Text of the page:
Here’s what experts predict for the housing market in 2022



The housing market has taken off this year as house prices continue to rise amid high inflation and ongoing supply chain issues, but some experts say prices may soon stabilize as mortgage rates go up and demand goes down.


As the Federal Reserve prepares to trim its holdings of about $5 trillion of Treasuries and mortgage-backed securities next month, long-term interest rates have risen, the Treasury at 10 years approaching 3%.

Fixed mortgage rates have soared in recent months – to around 5% – in response to aggressive monetary tightening by the Federal Reserve, which will exert a “powerful gravitational pull” and put pressure on home sales, the economist says Chief of Moody’s Analytics, Mark Zandi.

“Upper [mortgage] rates will merge with extraordinarily high home prices and make buying a home unaffordable for most Americans,” he adds, pointing out that the current average monthly mortgage payment of $1,700 is nearly $500. more than last year and more than double what it was ten years ago.

Home sales will be under pressure as existing homeowners will be less inclined to move on and accept mortgage rates of 5% or more after experiencing record mortgages during the pandemic, Zandi says.

While house prices are “rising rapidly” in the short term thanks to low inventories and historically high inflation, this will change as more buyers are squeezed out of the market and rising mortgage rates slow down prices. price increases over the rest of 2022, predicts Bill Adams, chief economist at Comerica Bank.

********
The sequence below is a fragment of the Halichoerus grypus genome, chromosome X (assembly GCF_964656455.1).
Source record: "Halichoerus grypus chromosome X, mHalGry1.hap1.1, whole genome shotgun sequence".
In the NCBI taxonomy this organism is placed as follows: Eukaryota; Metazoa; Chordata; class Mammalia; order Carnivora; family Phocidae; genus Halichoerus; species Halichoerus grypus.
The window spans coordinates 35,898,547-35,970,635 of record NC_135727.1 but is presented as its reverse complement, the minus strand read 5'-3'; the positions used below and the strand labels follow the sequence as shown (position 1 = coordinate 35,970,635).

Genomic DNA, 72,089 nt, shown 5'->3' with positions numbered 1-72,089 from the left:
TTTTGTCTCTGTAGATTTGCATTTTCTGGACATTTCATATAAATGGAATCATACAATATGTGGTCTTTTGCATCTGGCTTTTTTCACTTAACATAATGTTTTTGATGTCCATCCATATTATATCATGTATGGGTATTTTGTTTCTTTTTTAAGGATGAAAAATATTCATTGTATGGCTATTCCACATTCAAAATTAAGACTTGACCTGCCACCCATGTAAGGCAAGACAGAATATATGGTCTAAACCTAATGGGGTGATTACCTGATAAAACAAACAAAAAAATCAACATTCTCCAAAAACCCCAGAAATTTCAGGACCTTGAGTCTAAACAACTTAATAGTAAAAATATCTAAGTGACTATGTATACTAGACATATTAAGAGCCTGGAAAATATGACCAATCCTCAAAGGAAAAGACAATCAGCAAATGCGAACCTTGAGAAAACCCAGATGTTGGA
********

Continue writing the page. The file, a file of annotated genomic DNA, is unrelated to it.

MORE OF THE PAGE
Some experts also believe that mortgage rates are about to peak: “People are too bearish for housing – it’s not 2007, and we think mortgage rates are going up,” says Brett Ewing, chief market strategist for First Franklin Financial Services.

Surprising fact:

Home prices rose 19.8% in February year-over-year, the third-highest reading on record, according to new data from the S&P CoreLogic Case-Shiller National Home Price Index on Monday.

Crucial quote:

“With home sales under pressure, the parabolic rise in home prices will soon peter out, and some price declines by the middle of next year seem more than likely,” Zandi says. “With rates now rising rapidly and affordability and demand hammered, prices will be under pressure.”


The mortgage industry is slowing, with several large companies recently announcing layoffs amid rising rates. Several companies have cut jobs amid market turbulence: Wells Fargo confirmed last week that it had laid off an undisclosed number of home loan employees, while mortgage lender also announced new layoffs after a series of layoffs in December and March.

Further reading:

Dow drops 350bps, yields rise after Powell signals bigger rate hikes from May (Forbes)

IMF warns of ‘significant slowdown’ as war in Ukraine and inflation hit global economies (Forbes)

Calls for recession mount as inflation threatens corporate profits and rising costs hit consumers (Forbes)


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